It looked like the backlash was starting even before the suspects in the Boston Marathon bombing were identified as Muslim.

Hours after the explosions, a Bangladeshi man told police he was dubbed an "Arab" and beaten in New York. A veiled Muslim woman in a city near Boston said she was struck in the shoulder and called a terrorist. When the public learned days later that the FBI was pursuing two Muslim men of Chechen descent, American Muslims feared the worst.

But the worst didn't happen.

Muslim civil rights leaders say the anti-Islam reaction has been more muted this time than after other attacks since Sept. 11, which had sparked outbursts of vandalism, harassment and violence.  Huffington Post

Research shows that people around the world have more religious restrictions now than in 2006 and therefore have less religious freedom than in previous years, according to Pew Research.

In a recent Tedx presentation, Brian Grim, a leading expert on global religion and religious freedom, provides an overview of the freedom of the world’s populations to practice religion.

He explains that since 2006, Pew Research analyzed two overarching categories that correlate with loss or gain of religious freedoms: the number of government restrictions on religion and the number of religiously motivated social hostilities. A higher number of restrictions and social hostilities leads to a loss of religious freedoms. Deseret News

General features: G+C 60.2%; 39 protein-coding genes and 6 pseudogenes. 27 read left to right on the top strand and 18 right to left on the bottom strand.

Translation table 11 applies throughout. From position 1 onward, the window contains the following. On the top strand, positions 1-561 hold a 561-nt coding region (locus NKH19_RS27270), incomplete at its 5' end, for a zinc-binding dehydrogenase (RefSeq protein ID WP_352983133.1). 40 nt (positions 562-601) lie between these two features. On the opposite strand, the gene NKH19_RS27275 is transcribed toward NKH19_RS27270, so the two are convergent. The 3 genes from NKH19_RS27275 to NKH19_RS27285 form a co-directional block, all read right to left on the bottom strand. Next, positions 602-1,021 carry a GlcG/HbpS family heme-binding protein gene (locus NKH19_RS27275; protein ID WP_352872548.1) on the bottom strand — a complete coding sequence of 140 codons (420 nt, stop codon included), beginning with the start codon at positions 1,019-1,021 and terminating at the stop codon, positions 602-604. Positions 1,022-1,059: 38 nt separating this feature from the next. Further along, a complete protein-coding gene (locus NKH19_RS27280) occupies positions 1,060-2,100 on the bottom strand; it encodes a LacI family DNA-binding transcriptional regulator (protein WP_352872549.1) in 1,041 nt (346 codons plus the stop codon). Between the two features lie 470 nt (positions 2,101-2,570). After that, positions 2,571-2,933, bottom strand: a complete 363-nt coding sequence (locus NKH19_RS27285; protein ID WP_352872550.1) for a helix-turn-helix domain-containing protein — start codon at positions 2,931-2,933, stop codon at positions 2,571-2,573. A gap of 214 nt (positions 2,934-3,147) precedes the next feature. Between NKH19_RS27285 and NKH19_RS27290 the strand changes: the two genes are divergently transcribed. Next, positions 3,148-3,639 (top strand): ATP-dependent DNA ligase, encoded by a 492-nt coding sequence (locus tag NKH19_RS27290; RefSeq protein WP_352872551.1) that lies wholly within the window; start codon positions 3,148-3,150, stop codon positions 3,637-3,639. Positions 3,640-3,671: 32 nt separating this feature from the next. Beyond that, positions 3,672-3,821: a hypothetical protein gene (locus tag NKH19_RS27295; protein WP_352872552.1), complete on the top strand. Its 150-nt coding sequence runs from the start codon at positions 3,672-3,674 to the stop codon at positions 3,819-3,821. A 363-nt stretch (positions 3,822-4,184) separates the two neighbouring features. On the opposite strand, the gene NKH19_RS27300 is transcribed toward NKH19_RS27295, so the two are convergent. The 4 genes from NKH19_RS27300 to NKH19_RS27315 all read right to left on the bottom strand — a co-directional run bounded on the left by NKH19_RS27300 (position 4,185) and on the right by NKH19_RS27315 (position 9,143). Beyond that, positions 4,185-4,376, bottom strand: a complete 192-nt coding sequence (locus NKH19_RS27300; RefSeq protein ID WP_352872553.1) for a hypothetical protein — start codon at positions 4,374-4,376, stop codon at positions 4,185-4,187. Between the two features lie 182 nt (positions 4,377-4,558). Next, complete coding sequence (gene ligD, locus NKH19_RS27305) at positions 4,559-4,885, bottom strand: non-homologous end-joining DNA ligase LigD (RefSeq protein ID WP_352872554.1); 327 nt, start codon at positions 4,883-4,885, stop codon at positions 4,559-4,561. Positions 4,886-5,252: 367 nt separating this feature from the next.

Take a midafternoon trip through the most sketchy and monomaniacal corners of the cybersphere, and you will discover that Jews have been blamed for everything from the Holocaust and Sept. 11 to Newtown and climate change. Faced with such frantic spewing, one looks back with a kind of nostalgia to the granddaddy of anti-Semitic tropes: the blood libel, the age-old charge that Jews kill Christian children to use their blood in religious rituals, in particular the baking of Passover matzoh.

The blood libel has had a long life, from its invention in Norwich, England, in 1144 to the pogroms it spurred centuries later in Poland and Russia. While matzoh is rarely a fixation among anti-Semites these days, the notion that Jews kill outsiders for their own nefarious purposes is alive and well, often with Muslim victims substituted for Christian ones. In 2009 the Swedish social democratic newspaper Aftonbladet ran a story alleging, without evidence, that Israelis were harvesting the organs of Palestinians for use on the black market. In the Arab world, Israel has been charged with murdering Palestinian children; in the most pointed versions of the accusation, such murders are seen as a perverse source of enjoyment for the Jews. At Davos in 2009, Turkish Prime Minister Recep Erdogan denounced Israel’s rulers as “murderers of children” and added that “Israeli barbarity is far beyond any usual cruelty.”

Recent times have even seen serious academics wonder whether the blood libel, so serious a source of pain to Jews, might contain a grain of truth. The very thought is nauseating and repugnant.  Tablet